INTRINSIC MOTIVATION FOR YOUNG LEARNERS
By Ben Sugiyama
Let’s talk about motivation. There are 2 main types of motivation, intrinsic and extrinsic.
Intrinsic motivation is a person performing a task or action to satisfy their own internal
I taught myself to play the guitar when I was 15 years old because I wanted to be Billie Joe
from Green Day. I practiced for hours and hours, every day, for no one other than myself.
That’s pure intrinsic motivation.
Extrinsic motivation is a person performing a task or action to satisfy the desires of others.
Working for a salary. Obeying the law. Studying for a high school test. Cleaning your room
in return for a bowl of ice cream. These are all examples of extrinsic motivation.
Both types of motivation have their place in our daily lives.
Classrooms by their very nature tend to sit in the extrinsic motivation camp. The students
learn because the teacher teaches. If the teacher didn’t kick the students up the backside
then they wouldn’t learn anything. Recently however, more and more teachers are starting
to take a student centered approach.
I believe the book is out of print at the moment, but I strongly suggest trying to acquire a
copy of David Paul’s Teaching English to Children in Asia. If you haven’t read it, It’s full of
the theory and more importantly, the practical advice needed to set up a student-centered
Rewards and punishments
Research shows that rewards and punishments are not good reasons for performing a
task. We can get people to do what we want by giving punishments for non-compliance or
offering rewards for compliance, but the motivation and effort of the person performing the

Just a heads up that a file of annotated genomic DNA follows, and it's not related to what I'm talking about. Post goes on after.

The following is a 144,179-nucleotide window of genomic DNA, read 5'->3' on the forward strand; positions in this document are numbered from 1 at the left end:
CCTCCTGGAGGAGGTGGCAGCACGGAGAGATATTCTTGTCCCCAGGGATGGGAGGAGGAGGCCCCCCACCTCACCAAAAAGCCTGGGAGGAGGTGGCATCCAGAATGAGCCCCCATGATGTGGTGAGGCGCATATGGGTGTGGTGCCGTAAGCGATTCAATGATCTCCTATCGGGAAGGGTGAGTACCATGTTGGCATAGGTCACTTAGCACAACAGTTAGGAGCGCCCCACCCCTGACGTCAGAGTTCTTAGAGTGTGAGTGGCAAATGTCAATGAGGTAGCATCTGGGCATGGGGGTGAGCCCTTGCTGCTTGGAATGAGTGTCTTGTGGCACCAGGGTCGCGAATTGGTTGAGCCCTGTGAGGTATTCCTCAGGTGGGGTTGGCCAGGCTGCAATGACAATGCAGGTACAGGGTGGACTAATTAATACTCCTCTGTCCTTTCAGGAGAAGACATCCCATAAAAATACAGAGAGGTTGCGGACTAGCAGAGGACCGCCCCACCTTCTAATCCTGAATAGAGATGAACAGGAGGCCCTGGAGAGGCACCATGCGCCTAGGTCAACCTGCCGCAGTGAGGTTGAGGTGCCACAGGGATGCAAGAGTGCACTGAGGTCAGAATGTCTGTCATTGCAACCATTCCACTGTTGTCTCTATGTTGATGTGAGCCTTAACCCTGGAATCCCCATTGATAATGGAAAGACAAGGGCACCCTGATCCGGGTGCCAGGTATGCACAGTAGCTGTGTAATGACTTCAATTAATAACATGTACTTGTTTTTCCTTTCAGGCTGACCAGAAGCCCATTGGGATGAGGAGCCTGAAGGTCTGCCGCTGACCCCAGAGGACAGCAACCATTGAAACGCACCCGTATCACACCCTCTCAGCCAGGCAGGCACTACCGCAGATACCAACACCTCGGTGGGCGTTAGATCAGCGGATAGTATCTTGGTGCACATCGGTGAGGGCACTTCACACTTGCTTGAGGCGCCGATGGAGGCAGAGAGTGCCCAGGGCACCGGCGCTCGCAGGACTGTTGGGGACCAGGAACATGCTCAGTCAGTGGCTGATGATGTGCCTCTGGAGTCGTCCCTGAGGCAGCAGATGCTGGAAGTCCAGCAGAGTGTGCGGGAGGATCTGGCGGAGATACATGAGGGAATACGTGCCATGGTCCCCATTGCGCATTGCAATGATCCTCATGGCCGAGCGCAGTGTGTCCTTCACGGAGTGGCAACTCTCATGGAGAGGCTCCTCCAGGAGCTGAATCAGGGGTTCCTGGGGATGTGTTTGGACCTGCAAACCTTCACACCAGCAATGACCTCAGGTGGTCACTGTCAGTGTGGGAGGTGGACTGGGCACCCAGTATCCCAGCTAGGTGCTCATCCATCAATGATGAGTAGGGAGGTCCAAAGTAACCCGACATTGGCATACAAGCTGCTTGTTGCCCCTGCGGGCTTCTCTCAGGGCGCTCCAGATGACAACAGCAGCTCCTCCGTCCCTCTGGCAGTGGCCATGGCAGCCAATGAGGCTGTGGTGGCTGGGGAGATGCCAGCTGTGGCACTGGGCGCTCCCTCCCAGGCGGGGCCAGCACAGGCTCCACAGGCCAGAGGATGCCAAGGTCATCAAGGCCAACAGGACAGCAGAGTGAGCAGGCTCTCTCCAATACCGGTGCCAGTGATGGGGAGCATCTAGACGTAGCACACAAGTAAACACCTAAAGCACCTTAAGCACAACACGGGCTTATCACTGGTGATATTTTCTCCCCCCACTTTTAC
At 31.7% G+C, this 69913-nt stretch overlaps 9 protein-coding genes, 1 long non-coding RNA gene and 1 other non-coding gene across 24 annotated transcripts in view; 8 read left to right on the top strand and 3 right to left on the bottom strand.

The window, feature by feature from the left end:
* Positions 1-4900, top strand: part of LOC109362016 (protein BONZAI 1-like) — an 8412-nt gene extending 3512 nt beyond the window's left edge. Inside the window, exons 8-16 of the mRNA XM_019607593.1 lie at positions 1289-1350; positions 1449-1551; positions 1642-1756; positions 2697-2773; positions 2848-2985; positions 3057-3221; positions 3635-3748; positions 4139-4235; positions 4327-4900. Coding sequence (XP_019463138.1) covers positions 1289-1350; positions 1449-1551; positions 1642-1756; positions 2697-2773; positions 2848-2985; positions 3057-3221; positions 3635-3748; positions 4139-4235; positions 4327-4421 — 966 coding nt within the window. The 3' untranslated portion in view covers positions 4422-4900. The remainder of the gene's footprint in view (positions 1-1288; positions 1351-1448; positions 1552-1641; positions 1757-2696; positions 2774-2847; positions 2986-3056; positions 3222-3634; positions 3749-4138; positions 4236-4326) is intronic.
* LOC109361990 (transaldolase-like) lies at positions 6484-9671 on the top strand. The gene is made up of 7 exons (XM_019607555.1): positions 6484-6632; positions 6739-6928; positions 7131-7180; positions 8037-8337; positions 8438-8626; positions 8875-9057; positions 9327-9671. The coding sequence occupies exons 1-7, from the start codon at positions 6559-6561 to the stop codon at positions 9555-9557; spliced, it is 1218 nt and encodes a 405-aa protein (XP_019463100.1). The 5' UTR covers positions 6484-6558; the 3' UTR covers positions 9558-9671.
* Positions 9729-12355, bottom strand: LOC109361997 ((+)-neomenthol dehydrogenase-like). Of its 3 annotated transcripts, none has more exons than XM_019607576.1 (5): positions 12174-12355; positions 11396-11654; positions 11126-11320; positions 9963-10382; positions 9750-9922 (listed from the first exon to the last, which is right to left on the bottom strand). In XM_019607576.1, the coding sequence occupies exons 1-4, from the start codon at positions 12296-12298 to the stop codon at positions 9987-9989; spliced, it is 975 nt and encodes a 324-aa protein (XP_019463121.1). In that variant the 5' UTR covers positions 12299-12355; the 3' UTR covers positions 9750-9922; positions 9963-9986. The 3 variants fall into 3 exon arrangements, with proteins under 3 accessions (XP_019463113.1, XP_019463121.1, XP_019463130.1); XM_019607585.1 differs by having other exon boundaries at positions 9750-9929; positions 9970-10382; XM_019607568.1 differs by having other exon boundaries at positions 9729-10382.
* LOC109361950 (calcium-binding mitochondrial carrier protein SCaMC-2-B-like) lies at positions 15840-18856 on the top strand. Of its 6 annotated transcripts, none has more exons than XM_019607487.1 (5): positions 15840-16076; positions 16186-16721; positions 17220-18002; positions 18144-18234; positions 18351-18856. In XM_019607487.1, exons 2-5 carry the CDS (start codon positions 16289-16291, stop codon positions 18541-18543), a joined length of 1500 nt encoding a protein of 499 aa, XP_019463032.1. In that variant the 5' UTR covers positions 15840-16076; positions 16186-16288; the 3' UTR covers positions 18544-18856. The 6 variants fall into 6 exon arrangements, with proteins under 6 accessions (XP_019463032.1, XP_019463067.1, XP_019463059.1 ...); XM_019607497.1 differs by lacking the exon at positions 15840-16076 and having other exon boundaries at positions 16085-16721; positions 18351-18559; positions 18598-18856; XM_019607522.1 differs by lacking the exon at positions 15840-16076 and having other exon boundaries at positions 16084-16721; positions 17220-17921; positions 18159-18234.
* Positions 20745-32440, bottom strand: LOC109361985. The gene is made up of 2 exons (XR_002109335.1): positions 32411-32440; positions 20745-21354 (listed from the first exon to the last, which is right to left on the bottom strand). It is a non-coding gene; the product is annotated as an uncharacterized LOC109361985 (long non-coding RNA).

action will be much lower.
When offered a reward, people will focus on attaining the reward.
We’ll put just enough effort into the task to get the reward, and on a sub conscious level
we’ll be wary of expending more energy than we need to. When there is a fixed, standard
reward for performing tasks then we will, over time, figure out where the sweet spot is of
getting the reward hassle free, whilst putting in the least amount of effort possible. Think
about being good enough at your job to please your boss, not make any waves, receive
your regular, monthly salary and get out of there at 5 on the dot on a Friday night to enjoy
Children in our classrooms are going through the same mental motions to get through
English class, get the high-5, get the gold star, get to the end of class game and then to
“clock out”, go home and forget about it.
Similarly, when we fear a looming punishment, we focus our attention on ways to avoid the
punishment. When I drove to work this morning, I wasn’t trying my absolute best to be the
most careful driver I could possibly be. That would take way more effort than I wanted to
expend at 7 O’clock in the morning. No, I simply drove carefully enough to avoid accidents
and speeding tickets.
In a classroom where a child is told “Stop it, or I’ll call your mum”, “Sit down or there’s no
game”, if the child decides to comply then they’ll do enough to get by, enough to avoid the
punishments and that’s it.
In both scenarios, the reward scenario and the punishment scenario the task being
performed is not where our attention is focused. This leads to a poorer quality of results.
Interestingly, research also shows that when people are rewarded after the completion of a
task, their motivation to perform the task again in the future actually decreases. This is
because we have taken something that was produced intrinsically and stuck an extrinsic
reward on the end. The next time the person comes to perform the task, all they’ll be
thinking about is that sweet reward they got last time.
The advice for parents when presented with something their child has produced is to talk
about what they like about it and to ask questions. Get the child to say what they like or
don’t like about it. The focus of the conversation, all the energy is directed at the thing itself,
the artwork, the essay, the song or whatever it may be.
In part 2 of this blog, I will discuss how we get young learners into a state of being
intrinsically motivated to study English.